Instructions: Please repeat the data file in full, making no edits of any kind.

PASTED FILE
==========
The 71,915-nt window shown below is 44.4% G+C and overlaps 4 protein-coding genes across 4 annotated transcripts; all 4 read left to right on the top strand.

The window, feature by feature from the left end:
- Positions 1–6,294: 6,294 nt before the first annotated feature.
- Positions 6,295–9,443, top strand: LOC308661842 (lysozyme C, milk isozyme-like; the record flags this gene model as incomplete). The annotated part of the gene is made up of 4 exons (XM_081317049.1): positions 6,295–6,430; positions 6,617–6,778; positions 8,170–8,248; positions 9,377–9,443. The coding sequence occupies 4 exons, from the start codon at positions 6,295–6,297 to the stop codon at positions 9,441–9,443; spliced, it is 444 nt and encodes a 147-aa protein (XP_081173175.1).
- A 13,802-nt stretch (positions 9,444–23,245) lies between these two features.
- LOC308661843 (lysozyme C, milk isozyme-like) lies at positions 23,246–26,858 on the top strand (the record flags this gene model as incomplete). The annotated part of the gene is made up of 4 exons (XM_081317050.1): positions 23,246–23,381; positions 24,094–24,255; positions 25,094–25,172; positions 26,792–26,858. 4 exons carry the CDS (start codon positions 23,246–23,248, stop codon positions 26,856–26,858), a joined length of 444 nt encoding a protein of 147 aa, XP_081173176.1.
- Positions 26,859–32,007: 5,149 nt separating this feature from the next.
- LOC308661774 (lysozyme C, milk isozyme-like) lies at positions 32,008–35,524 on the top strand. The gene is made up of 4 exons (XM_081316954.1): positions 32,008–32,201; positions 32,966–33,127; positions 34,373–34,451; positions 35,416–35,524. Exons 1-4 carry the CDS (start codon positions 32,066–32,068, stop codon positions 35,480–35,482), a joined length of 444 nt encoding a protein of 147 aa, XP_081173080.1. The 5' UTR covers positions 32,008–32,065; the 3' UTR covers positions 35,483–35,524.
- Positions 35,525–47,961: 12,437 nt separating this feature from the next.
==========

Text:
The 71,915-nt window shown below is 44.4% G+C and overlaps 4 protein-coding genes across 4 annotated transcripts; all 4 read left to right on the top strand.

The window, feature by feature from the left end:
- Positions 1–6,294: 6,294 nt before the first annotated feature.
- Positions 6,295–9,443, top strand: LOC308661842 (lysozyme C, milk isozyme-like; the record flags this gene model as incomplete). The annotated part of the gene is made up of 4 exons (XM_081317049.1): positions 6,295–6,430; positions 6,617–6,778; positions 8,170–8,248; positions 9,377–9,443. The coding sequence occupies 4 exons, from the start codon at positions 6,295–6,297 to the stop codon at positions 9,441–9,443; spliced, it is 444 nt and encodes a 147-aa protein (XP_081173175.1).
- A 13,802-nt stretch (positions 9,444–23,245) lies between these two features.
- LOC308661843 (lysozyme C, milk isozyme-like) lies at positions 23,246–26,858 on the top strand (the record flags this gene model as incomplete). The annotated part of the gene is made up of 4 exons (XM_081317050.1): positions 23,246–23,381; positions 24,094–24,255; positions 25,094–25,172; positions 26,792–26,858. 4 exons carry the CDS (start codon positions 23,246–23,248, stop codon positions 26,856–26,858), a joined length of 444 nt encoding a protein of 147 aa, XP_081173176.1.
- Positions 26,859–32,007: 5,149 nt separating this feature from the next.
- LOC308661774 (lysozyme C, milk isozyme-like) lies at positions 32,008–35,524 on the top strand. The gene is made up of 4 exons (XM_081316954.1): positions 32,008–32,201; positions 32,966–33,127; positions 34,373–34,451; positions 35,416–35,524. Exons 1-4 carry the CDS (start codon positions 32,066–32,068, stop codon positions 35,480–35,482), a joined length of 444 nt encoding a protein of 147 aa, XP_081173080.1. The 5' UTR covers positions 32,008–32,065; the 3' UTR covers positions 35,483–35,524.
- Positions 35,525–47,961: 12,437 nt separating this feature from the next.